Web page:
Selecting interesting articles, exciting news from the world of comics and pop culture, important editorials, or unique perspective pieces; LGN presents a monthly round up of links to read.
This month we have a year without Carrie Fisher, the history of hidden tracks, board games that fight bias, and the Serial Killer Detector.
WAKANDA FOREVER! Black Panther is out in Canada and the world on February 16th. Hope you got tickets ahead of time.
1. A YEAR WITHOUT CARRIE FISHER | Book Riot
“Although I have vague memories of Princess Leia as a child, I didn’t really appreciate Fisher until recently. She was outspoken, brash, and to be blunt, didn’t give a shit what you thought of her. She gave no fucks, and it was glorious. She battled weight issues and the accompanying criticism that comes with that, and was open about her struggles with drug use and sobriety. She was also very open about her diagnosis of bipolar disorder and treatment and their effects on her life, helping to break down the stigma and create public conversations about the illness.”
Long may she reign.
2. Why You Should Surround Yourself With More Books Than You’ll Ever Have Time to Read | INC
“If you never actually get around to reading any books, then yes. You might want to read up on tricks to squeeze more reading into your hectic life and why it pays to commit a few hours every week to learning. But if it’s simply that your book reading in no way keeps pace with your book buying, I have good news for you (and for me, I definitely fall into this category): your overstuffed library isn’t a sign of failure or ignorance, it’s a badge of honor.”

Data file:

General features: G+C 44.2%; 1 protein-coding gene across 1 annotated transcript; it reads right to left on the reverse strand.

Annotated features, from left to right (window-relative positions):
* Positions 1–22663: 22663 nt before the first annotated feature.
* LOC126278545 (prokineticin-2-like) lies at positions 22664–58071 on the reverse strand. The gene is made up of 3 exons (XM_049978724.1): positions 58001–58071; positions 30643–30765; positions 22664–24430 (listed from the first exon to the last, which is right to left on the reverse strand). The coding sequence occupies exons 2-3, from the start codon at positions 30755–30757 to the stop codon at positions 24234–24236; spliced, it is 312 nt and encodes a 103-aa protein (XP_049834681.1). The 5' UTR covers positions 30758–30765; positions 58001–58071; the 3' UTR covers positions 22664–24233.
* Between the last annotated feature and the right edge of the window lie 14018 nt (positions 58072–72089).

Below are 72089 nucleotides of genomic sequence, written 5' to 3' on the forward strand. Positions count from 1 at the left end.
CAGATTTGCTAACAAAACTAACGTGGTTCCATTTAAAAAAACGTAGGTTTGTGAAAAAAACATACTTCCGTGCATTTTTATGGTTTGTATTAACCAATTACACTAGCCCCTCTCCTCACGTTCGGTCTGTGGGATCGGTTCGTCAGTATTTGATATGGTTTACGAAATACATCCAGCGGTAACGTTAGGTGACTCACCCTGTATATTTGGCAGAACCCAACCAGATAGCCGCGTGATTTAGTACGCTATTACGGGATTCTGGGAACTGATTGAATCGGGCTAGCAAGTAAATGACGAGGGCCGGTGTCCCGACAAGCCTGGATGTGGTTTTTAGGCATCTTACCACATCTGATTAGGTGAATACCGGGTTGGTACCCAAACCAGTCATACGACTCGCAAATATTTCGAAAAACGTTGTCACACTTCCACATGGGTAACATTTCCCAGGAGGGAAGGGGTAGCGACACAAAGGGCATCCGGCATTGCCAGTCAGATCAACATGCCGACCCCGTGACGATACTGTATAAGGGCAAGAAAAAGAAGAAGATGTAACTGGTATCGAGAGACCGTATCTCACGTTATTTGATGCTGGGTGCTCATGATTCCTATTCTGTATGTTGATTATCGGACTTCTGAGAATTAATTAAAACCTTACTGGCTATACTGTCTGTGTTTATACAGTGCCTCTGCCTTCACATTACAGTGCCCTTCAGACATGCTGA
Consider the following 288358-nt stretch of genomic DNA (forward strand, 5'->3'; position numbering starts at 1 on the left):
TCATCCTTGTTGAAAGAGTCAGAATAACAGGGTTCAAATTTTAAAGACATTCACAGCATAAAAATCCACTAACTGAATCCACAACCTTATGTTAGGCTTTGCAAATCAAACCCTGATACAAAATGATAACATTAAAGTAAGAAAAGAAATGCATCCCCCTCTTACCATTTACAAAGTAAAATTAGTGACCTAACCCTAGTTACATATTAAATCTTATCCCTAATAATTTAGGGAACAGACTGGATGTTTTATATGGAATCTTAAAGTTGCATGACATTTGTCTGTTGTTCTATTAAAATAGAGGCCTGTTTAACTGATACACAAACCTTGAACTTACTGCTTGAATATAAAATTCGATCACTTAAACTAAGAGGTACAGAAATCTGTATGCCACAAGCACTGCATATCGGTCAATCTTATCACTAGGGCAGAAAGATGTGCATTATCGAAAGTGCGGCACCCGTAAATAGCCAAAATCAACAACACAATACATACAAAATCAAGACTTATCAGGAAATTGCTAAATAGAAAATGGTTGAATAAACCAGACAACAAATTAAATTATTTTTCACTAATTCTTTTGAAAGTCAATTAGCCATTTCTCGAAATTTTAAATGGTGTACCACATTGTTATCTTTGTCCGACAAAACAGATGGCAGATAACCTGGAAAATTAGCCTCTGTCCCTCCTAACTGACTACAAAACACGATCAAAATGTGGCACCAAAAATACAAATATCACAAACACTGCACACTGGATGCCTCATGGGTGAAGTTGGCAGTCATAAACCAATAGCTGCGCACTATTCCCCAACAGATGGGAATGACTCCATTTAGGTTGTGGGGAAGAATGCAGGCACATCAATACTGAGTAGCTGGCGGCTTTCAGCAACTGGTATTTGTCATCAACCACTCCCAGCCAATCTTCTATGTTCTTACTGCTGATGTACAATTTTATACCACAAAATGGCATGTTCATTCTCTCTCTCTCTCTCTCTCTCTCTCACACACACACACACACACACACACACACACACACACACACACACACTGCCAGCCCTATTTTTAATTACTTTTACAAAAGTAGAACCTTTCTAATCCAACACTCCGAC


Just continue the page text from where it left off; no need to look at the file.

Do you have piles and piles of books and comics that you haven’t even read yet? Don’t feel guilty, its probably good for you.
3. Hide And Seek: A History of Hidden Tracks | Tedium
“The compact disc was such a forward-thinking format when it first came out that it needed its own bible. That bible was called the Red Book.
The book, formulated by Philips and Sony, explains the detailed technical specifications of the format, including the maximum length of a CD (74 minutes), the maximum number of tracks there can be (99), the minimum length of a single track (4 seconds), and the standard sampling rate (44.1 kHz).”
Remember compact discs? Remember hidden tracks? Yeah, I’m old too. Here’s a short history on the hidden track and its use today.
4. Why I’m Walking Away From Characters I Don’t Own | The 13th Dimension
“This wasn’t a snap decision in the slightest. It’s something that I’ve been thinking about doing for a few months now. If I’m to be honest, it’s been part of an ongoing internal argument I’ve been having with myself for the last two years. As a professional comics creator for the last quarter century, I’ve seen many movements in terms of creator-owned comics come and go.”
Perhaps 2018 should be the year of supporting indie creators and indie IPs. Shift the power. #IndieComics now!
5. ‘Black Panther’ is outselling every previous superhero film in advance ticket sales | CNN Money
“Black Panther is still two weeks away from hitting theaters but advanced ticket sales on Fandango is already outpacing all other superhero films.”